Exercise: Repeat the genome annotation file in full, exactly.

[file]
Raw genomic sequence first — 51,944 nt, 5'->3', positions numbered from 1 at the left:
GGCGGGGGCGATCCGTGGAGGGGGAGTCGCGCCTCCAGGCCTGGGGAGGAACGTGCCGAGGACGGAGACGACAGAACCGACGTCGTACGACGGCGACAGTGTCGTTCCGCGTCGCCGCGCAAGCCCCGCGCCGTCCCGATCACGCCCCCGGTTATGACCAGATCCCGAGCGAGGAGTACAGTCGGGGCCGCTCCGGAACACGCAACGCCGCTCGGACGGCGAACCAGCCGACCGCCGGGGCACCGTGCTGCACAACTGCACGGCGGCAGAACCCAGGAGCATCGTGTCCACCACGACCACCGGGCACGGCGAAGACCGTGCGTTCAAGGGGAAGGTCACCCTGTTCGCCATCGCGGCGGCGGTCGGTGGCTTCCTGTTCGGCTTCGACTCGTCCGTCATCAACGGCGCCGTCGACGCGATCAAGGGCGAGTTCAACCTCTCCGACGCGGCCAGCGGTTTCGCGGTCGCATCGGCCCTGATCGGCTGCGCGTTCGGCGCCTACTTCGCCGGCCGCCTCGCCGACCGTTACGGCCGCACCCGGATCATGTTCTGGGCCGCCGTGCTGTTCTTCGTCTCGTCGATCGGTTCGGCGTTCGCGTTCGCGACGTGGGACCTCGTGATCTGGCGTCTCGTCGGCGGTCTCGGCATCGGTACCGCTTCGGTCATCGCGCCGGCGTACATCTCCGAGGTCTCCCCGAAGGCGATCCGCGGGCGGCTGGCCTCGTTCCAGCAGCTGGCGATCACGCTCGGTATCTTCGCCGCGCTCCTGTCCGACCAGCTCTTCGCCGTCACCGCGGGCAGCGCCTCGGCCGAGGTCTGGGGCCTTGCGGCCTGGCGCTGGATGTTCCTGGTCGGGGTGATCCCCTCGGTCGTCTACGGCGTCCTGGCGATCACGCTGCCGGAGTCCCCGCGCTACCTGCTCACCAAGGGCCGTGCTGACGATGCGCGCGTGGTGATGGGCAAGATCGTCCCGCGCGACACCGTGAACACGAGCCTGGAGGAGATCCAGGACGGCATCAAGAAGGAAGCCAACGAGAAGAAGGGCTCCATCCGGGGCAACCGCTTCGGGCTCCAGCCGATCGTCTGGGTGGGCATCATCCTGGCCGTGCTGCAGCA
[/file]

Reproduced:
Raw genomic sequence first — 51,944 nt, 5'->3', positions numbered from 1 at the left:
GGCGGGGGCGATCCGTGGAGGGGGAGTCGCGCCTCCAGGCCTGGGGAGGAACGTGCCGAGGACGGAGACGACAGAACCGACGTCGTACGACGGCGACAGTGTCGTTCCGCGTCGCCGCGCAAGCCCCGCGCCGTCCCGATCACGCCCCCGGTTATGACCAGATCCCGAGCGAGGAGTACAGTCGGGGCCGCTCCGGAACACGCAACGCCGCTCGGACGGCGAACCAGCCGACCGCCGGGGCACCGTGCTGCACAACTGCACGGCGGCAGAACCCAGGAGCATCGTGTCCACCACGACCACCGGGCACGGCGAAGACCGTGCGTTCAAGGGGAAGGTCACCCTGTTCGCCATCGCGGCGGCGGTCGGTGGCTTCCTGTTCGGCTTCGACTCGTCCGTCATCAACGGCGCCGTCGACGCGATCAAGGGCGAGTTCAACCTCTCCGACGCGGCCAGCGGTTTCGCGGTCGCATCGGCCCTGATCGGCTGCGCGTTCGGCGCCTACTTCGCCGGCCGCCTCGCCGACCGTTACGGCCGCACCCGGATCATGTTCTGGGCCGCCGTGCTGTTCTTCGTCTCGTCGATCGGTTCGGCGTTCGCGTTCGCGACGTGGGACCTCGTGATCTGGCGTCTCGTCGGCGGTCTCGGCATCGGTACCGCTTCGGTCATCGCGCCGGCGTACATCTCCGAGGTCTCCCCGAAGGCGATCCGCGGGCGGCTGGCCTCGTTCCAGCAGCTGGCGATCACGCTCGGTATCTTCGCCGCGCTCCTGTCCGACCAGCTCTTCGCCGTCACCGCGGGCAGCGCCTCGGCCGAGGTCTGGGGCCTTGCGGCCTGGCGCTGGATGTTCCTGGTCGGGGTGATCCCCTCGGTCGTCTACGGCGTCCTGGCGATCACGCTGCCGGAGTCCCCGCGCTACCTGCTCACCAAGGGCCGTGCTGACGATGCGCGCGTGGTGATGGGCAAGATCGTCCCGCGCGACACCGTGAACACGAGCCTGGAGGAGATCCAGGACGGCATCAAGAAGGAAGCCAACGAGAAGAAGGGCTCCATCCGGGGCAACCGCTTCGGGCTCCAGCCGATCGTCTGGGTGGGCATCATCCTGGCCGTGCTGCAGCA